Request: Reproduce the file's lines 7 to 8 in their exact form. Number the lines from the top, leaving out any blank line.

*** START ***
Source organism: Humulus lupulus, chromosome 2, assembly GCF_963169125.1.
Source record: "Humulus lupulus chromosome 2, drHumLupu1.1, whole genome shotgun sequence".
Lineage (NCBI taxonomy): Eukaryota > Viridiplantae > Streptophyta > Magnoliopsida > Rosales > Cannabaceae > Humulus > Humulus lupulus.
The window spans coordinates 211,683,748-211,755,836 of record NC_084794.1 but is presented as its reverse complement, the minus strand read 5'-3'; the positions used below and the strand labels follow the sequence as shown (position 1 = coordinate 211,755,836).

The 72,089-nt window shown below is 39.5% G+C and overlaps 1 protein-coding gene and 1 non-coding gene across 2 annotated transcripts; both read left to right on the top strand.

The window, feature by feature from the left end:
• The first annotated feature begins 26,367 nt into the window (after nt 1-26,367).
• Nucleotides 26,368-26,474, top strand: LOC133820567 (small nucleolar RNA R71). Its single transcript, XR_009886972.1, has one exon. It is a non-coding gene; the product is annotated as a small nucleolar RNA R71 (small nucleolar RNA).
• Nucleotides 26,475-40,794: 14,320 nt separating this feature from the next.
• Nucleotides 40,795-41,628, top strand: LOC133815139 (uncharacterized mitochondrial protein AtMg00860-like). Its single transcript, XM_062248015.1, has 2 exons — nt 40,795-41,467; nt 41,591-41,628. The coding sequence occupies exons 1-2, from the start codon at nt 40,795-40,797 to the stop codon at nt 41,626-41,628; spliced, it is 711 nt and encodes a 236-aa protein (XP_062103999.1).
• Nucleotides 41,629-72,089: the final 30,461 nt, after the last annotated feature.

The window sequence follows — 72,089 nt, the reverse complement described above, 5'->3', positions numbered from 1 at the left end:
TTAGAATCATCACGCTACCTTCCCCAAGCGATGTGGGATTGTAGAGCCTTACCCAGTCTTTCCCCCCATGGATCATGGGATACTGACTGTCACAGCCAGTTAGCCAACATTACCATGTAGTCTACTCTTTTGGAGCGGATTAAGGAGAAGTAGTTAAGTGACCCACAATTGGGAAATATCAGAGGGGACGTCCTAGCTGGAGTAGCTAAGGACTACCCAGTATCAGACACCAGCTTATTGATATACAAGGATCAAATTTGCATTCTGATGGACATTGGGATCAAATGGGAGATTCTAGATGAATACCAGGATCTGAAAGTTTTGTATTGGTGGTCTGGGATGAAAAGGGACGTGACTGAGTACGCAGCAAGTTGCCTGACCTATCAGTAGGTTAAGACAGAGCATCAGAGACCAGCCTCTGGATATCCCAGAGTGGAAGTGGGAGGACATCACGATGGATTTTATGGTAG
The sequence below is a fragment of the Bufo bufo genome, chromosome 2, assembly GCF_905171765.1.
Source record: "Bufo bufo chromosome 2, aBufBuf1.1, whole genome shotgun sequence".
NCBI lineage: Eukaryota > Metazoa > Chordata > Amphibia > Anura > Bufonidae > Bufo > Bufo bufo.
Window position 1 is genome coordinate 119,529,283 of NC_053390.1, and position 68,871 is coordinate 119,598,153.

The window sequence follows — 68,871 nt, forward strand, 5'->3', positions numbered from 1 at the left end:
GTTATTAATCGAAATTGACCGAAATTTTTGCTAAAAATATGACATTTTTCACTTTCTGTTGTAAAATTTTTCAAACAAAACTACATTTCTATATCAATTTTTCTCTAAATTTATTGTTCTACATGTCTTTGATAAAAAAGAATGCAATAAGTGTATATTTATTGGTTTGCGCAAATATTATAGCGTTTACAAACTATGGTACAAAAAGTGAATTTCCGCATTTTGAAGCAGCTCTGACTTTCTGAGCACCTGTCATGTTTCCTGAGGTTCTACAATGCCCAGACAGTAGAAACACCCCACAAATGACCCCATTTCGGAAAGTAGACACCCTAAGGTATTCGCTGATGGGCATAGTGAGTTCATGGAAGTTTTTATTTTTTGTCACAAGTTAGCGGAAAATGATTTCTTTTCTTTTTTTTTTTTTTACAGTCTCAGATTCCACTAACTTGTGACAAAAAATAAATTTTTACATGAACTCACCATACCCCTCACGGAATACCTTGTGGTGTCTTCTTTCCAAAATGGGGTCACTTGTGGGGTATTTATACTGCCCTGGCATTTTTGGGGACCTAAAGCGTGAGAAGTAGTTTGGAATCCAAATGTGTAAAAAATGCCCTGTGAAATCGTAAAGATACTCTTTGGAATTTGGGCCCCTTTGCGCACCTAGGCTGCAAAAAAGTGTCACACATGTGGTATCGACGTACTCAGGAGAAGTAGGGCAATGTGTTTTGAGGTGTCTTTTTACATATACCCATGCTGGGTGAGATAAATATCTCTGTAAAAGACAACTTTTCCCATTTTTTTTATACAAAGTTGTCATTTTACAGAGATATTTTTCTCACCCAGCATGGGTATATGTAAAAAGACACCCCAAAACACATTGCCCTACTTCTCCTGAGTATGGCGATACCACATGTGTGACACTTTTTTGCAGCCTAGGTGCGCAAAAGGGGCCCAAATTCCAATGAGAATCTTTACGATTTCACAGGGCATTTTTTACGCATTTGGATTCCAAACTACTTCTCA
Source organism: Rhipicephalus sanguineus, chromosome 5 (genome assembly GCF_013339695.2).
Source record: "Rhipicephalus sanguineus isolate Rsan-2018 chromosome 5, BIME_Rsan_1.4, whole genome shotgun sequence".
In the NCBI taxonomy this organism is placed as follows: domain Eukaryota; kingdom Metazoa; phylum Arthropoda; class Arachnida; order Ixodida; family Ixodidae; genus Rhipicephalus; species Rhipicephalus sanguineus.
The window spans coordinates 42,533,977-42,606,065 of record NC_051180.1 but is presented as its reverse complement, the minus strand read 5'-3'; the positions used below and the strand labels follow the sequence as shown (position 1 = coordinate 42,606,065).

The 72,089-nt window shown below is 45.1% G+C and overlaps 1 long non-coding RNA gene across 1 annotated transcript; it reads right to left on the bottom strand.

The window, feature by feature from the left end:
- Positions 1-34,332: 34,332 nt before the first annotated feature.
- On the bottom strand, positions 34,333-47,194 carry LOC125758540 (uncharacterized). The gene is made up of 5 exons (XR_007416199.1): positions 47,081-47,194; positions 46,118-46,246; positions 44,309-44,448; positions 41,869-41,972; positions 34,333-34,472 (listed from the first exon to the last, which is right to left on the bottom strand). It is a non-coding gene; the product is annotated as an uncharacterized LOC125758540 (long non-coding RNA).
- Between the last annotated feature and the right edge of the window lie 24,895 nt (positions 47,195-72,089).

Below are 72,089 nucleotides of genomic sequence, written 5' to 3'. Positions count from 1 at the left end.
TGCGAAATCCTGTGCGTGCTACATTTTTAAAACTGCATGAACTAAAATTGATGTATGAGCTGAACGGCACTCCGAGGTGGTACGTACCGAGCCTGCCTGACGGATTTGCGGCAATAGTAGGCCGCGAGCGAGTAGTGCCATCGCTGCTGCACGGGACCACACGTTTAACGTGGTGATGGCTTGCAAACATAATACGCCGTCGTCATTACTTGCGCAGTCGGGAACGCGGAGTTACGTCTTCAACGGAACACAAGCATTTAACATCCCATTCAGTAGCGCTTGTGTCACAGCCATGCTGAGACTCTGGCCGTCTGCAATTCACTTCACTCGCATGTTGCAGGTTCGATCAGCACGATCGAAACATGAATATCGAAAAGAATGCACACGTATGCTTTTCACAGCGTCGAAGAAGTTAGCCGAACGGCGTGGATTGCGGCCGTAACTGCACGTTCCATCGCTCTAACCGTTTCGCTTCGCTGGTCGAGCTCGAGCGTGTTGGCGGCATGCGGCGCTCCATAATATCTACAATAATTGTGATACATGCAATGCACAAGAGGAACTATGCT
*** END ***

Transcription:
• The first annotated feature begins 26,367 nt into the window (after nt 1-26,367).
• Nucleotides 26,368-26,474, top strand: LOC133820567 (small nucleolar RNA R71). Its single transcript, XR_009886972.1, has one exon. It is a non-coding gene; the product is annotated as a small nucleolar RNA R71 (small nucleolar RNA).